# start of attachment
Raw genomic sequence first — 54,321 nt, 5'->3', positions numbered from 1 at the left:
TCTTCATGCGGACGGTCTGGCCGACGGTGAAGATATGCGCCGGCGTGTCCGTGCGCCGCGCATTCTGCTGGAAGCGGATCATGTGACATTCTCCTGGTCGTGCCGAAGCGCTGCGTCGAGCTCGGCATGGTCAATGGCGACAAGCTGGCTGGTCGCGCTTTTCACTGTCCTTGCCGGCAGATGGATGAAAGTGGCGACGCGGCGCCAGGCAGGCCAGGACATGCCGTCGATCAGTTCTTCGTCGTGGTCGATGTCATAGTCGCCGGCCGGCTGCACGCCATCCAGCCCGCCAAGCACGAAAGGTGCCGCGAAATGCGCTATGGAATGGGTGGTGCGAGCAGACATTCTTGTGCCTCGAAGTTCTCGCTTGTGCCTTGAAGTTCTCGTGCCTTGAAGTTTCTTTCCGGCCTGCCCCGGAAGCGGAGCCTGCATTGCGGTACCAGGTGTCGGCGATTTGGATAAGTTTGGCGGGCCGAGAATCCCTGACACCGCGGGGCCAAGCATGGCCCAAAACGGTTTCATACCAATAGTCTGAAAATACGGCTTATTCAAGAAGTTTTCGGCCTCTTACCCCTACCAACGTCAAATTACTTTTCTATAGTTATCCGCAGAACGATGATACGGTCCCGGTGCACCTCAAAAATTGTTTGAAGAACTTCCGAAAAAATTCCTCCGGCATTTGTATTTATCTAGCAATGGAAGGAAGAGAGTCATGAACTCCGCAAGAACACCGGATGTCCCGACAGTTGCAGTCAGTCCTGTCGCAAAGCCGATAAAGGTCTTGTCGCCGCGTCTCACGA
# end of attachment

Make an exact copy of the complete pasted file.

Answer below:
Raw genomic sequence first — 54,321 nt, 5'->3', positions numbered from 1 at the left:
TCTTCATGCGGACGGTCTGGCCGACGGTGAAGATATGCGCCGGCGTGTCCGTGCGCCGCGCATTCTGCTGGAAGCGGATCATGTGACATTCTCCTGGTCGTGCCGAAGCGCTGCGTCGAGCTCGGCATGGTCAATGGCGACAAGCTGGCTGGTCGCGCTTTTCACTGTCCTTGCCGGCAGATGGATGAAAGTGGCGACGCGGCGCCAGGCAGGCCAGGACATGCCGTCGATCAGTTCTTCGTCGTGGTCGATGTCATAGTCGCCGGCCGGCTGCACGCCATCCAGCCCGCCAAGCACGAAAGGTGCCGCGAAATGCGCTATGGAATGGGTGGTGCGAGCAGACATTCTTGTGCCTCGAAGTTCTCGCTTGTGCCTTGAAGTTCTCGTGCCTTGAAGTTTCTTTCCGGCCTGCCCCGGAAGCGGAGCCTGCATTGCGGTACCAGGTGTCGGCGATTTGGATAAGTTTGGCGGGCCGAGAATCCCTGACACCGCGGGGCCAAGCATGGCCCAAAACGGTTTCATACCAATAGTCTGAAAATACGGCTTATTCAAGAAGTTTTCGGCCTCTTACCCCTACCAACGTCAAATTACTTTTCTATAGTTATCCGCAGAACGATGATACGGTCCCGGTGCACCTCAAAAATTGTTTGAAGAACTTCCGAAAAAATTCCTCCGGCATTTGTATTTATCTAGCAATGGAAGGAAGAGAGTCATGAACTCCGCAAGAACACCGGATGTCCCGACAGTTGCAGTCAGTCCTGTCGCAAAGCCGATAAAGGTCTTGTCGCCGCGTCTCACGA